Adam Caudill

Security Leader, Researcher, Developer, Writer, & Photographer

On Strong Identity Management

Alice wants to send an encrypted message to Bob; she knows his address, but doesn’t know the public key that goes with that address. Using GPG, Alice would look up his address on a key server, the issue is of course that anyone can upload a key associated with Bob’s address.

Using the “web of trust” model, Alice would look at the different keys and see which ones are signed, and if any of them are signed by people she knows. The problem is that Alice doesn’t normally use GPG, and she hasn’t marked the keys of the people she knows as trusted (I expect this is true for most casual GPG users), thus, she can’t tell what key is signed by keys she should trust, versus the ones signed by keys she shouldn’t.

In years of effort, this is still an issue.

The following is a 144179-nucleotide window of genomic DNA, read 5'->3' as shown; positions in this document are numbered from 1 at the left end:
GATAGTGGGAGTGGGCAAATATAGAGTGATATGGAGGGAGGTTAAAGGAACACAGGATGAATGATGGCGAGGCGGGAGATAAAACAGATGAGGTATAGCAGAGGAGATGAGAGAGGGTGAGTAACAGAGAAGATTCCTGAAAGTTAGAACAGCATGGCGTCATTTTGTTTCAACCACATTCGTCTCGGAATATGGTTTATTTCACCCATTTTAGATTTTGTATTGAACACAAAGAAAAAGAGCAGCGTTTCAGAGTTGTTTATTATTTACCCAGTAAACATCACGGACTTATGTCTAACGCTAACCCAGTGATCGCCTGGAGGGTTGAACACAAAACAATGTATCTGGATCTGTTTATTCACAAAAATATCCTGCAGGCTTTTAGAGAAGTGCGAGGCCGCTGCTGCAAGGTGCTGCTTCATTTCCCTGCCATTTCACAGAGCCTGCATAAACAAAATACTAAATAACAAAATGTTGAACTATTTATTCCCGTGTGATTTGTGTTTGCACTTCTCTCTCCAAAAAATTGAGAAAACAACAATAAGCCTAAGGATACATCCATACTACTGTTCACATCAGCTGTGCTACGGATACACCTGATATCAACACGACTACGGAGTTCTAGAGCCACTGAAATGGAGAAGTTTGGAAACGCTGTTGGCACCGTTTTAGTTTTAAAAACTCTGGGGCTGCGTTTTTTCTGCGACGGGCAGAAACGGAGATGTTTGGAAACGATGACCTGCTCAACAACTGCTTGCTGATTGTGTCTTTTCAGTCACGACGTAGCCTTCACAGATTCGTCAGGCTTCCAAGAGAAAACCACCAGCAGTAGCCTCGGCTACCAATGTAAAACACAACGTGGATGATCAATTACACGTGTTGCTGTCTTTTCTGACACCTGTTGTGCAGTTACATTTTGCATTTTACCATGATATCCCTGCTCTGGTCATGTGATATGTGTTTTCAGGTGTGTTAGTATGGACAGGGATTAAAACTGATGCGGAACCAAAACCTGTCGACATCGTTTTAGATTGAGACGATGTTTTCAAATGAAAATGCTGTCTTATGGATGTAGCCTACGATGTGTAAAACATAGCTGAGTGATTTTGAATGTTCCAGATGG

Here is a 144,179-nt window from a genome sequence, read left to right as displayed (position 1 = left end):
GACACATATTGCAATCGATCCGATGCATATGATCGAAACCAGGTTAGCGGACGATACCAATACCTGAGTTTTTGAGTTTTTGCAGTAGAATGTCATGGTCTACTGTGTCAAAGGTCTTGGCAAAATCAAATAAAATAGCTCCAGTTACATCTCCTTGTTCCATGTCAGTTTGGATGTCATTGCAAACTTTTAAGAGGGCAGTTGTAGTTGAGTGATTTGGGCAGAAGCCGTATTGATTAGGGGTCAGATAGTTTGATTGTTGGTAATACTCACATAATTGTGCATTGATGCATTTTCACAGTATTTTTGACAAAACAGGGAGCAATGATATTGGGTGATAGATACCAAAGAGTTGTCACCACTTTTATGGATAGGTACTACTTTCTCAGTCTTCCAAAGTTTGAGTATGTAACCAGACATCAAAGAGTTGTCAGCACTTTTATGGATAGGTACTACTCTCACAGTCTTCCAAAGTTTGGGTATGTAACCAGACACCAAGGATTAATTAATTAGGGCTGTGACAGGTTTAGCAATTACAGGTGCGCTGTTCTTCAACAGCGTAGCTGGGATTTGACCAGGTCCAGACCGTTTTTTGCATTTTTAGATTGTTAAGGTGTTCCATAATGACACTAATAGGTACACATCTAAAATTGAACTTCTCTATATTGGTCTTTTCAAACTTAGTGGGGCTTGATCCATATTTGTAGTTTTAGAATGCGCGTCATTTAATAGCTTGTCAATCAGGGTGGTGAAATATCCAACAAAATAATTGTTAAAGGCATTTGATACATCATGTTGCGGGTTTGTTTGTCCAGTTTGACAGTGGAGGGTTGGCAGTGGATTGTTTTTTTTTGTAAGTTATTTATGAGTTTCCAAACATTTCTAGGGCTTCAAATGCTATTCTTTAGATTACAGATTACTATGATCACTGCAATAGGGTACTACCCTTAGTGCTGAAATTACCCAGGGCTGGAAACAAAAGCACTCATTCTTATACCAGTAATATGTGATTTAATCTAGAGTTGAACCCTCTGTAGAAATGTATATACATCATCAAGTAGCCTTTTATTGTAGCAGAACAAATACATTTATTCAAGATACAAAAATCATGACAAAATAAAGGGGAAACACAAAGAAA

There are many issues with this model, especially when it comes to casual users that don’t understand the details of the “web of trust” – while GPG use is certainly going up thanks largely to the Snowden revelations, many of these users fit into the casual users group. Thanks to the complexities of the model, these users may not be getting the level of protection they think they are.

Here are just a few of these issues:

  • Lack of strong linking – there isn’t a strong, verifiable connection between a user’s address, and their public key.
  • Complex user interaction – to be useful, the user has to understand the web of trust model, and how to leverage it. Based on the discussions I’ve had with people who recently started using it, most don’t get it.
  • Key discovery – finding the right key can be a nightmare, especially for some people. When there are multiple “valid” keys published, each with signatures, it can be hard for novice users to figure out which one is right.